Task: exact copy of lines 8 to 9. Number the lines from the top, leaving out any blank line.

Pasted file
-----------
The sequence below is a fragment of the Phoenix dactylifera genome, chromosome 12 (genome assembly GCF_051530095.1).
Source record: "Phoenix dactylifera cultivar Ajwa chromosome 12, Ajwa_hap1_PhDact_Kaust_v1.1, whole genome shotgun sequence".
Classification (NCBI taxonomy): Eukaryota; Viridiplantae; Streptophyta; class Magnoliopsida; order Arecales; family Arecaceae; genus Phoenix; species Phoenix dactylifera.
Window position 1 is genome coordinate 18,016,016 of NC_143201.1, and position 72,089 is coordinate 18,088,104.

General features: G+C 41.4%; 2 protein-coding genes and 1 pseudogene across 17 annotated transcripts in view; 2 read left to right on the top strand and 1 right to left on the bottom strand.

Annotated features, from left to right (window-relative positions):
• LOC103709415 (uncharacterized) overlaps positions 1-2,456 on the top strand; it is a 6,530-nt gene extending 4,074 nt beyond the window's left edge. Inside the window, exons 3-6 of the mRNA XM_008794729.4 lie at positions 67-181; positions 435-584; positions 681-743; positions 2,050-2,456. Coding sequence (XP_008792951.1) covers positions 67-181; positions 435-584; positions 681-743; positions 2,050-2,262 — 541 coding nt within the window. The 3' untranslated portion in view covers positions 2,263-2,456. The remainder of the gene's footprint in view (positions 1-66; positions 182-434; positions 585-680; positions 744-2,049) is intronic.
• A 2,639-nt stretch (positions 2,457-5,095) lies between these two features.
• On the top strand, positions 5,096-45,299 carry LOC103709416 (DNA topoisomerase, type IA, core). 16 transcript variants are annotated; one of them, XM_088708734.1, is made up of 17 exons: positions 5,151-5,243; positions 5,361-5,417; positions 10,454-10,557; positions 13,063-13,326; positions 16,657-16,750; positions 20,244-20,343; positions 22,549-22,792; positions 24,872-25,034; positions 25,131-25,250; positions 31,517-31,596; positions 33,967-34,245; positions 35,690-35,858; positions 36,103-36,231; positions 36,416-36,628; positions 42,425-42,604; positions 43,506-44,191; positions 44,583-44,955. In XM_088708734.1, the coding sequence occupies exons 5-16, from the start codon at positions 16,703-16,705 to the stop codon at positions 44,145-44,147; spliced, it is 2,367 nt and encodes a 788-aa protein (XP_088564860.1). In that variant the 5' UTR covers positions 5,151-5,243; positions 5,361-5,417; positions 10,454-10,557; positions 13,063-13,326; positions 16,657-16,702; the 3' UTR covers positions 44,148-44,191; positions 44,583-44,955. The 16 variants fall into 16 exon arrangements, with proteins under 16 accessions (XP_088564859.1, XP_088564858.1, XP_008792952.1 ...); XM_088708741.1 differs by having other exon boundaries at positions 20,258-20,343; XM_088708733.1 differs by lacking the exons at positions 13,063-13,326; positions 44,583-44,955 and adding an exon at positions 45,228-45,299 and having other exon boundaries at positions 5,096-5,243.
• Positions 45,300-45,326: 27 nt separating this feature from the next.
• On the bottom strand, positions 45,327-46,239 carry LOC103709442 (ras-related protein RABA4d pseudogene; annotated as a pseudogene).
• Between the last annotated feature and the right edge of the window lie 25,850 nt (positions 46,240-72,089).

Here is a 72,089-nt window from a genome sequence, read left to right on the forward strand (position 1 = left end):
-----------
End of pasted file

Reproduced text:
• A 2,639-nt stretch (positions 2,457-5,095) lies between these two features.
• On the top strand, positions 5,096-45,299 carry LOC103709416 (DNA topoisomerase, type IA, core). 16 transcript variants are annotated; one of them, XM_088708734.1, is made up of 17 exons: positions 5,151-5,243; positions 5,361-5,417; positions 10,454-10,557; positions 13,063-13,326; positions 16,657-16,750; positions 20,244-20,343; positions 22,549-22,792; positions 24,872-25,034; positions 25,131-25,250; positions 31,517-31,596; positions 33,967-34,245; positions 35,690-35,858; positions 36,103-36,231; positions 36,416-36,628; positions 42,425-42,604; positions 43,506-44,191; positions 44,583-44,955. In XM_088708734.1, the coding sequence occupies exons 5-16, from the start codon at positions 16,703-16,705 to the stop codon at positions 44,145-44,147; spliced, it is 2,367 nt and encodes a 788-aa protein (XP_088564860.1). In that variant the 5' UTR covers positions 5,151-5,243; positions 5,361-5,417; positions 10,454-10,557; positions 13,063-13,326; positions 16,657-16,702; the 3' UTR covers positions 44,148-44,191; positions 44,583-44,955. The 16 variants fall into 16 exon arrangements, with proteins under 16 accessions (XP_088564859.1, XP_088564858.1, XP_008792952.1 ...); XM_088708741.1 differs by having other exon boundaries at positions 20,258-20,343; XM_088708733.1 differs by lacking the exons at positions 13,063-13,326; positions 44,583-44,955 and adding an exon at positions 45,228-45,299 and having other exon boundaries at positions 5,096-5,243.